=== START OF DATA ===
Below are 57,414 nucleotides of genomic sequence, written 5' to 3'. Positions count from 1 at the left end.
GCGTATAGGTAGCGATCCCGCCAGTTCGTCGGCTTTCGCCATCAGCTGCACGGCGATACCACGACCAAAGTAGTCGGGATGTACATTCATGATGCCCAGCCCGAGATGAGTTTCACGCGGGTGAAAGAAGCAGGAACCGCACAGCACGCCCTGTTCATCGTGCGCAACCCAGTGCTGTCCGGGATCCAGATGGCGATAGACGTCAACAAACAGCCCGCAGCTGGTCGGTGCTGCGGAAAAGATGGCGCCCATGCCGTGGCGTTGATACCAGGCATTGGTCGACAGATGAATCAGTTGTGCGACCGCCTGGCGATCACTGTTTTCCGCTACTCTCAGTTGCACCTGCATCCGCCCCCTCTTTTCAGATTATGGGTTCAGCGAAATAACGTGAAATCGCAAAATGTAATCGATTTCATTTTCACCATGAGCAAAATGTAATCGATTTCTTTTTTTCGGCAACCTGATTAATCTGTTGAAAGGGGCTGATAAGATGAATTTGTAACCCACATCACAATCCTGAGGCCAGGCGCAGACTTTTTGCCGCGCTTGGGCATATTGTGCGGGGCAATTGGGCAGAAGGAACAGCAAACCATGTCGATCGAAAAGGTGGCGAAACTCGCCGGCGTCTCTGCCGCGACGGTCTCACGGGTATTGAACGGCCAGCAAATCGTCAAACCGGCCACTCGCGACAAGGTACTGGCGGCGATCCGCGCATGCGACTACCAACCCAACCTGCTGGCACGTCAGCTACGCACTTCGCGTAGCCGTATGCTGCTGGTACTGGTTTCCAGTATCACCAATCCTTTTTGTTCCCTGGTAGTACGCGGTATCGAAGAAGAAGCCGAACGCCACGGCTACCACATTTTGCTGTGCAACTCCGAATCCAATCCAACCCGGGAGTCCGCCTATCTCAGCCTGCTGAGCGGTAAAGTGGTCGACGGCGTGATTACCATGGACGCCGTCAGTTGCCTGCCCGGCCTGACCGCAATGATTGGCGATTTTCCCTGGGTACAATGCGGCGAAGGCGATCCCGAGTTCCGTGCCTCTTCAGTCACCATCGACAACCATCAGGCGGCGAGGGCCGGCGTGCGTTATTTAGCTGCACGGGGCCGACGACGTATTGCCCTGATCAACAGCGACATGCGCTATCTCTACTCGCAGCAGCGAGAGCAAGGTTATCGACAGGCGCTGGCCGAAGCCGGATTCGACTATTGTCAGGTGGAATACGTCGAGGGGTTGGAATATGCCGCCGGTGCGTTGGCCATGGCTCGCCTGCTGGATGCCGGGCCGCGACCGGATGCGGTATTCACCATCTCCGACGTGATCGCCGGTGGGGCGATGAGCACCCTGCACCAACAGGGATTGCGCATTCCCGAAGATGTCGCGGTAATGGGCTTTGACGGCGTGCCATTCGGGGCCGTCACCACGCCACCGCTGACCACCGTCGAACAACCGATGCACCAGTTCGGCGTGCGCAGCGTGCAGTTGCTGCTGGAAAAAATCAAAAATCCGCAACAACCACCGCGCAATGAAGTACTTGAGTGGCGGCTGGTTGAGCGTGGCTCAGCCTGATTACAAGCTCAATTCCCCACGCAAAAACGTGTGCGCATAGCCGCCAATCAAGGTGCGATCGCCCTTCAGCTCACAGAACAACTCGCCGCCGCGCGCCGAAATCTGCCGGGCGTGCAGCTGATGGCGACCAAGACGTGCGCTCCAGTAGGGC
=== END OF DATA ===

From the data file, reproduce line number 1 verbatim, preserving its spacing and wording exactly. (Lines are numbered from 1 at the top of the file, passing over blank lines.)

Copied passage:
Below are 57,414 nucleotides of genomic sequence, written 5' to 3'. Positions count from 1 at the left end.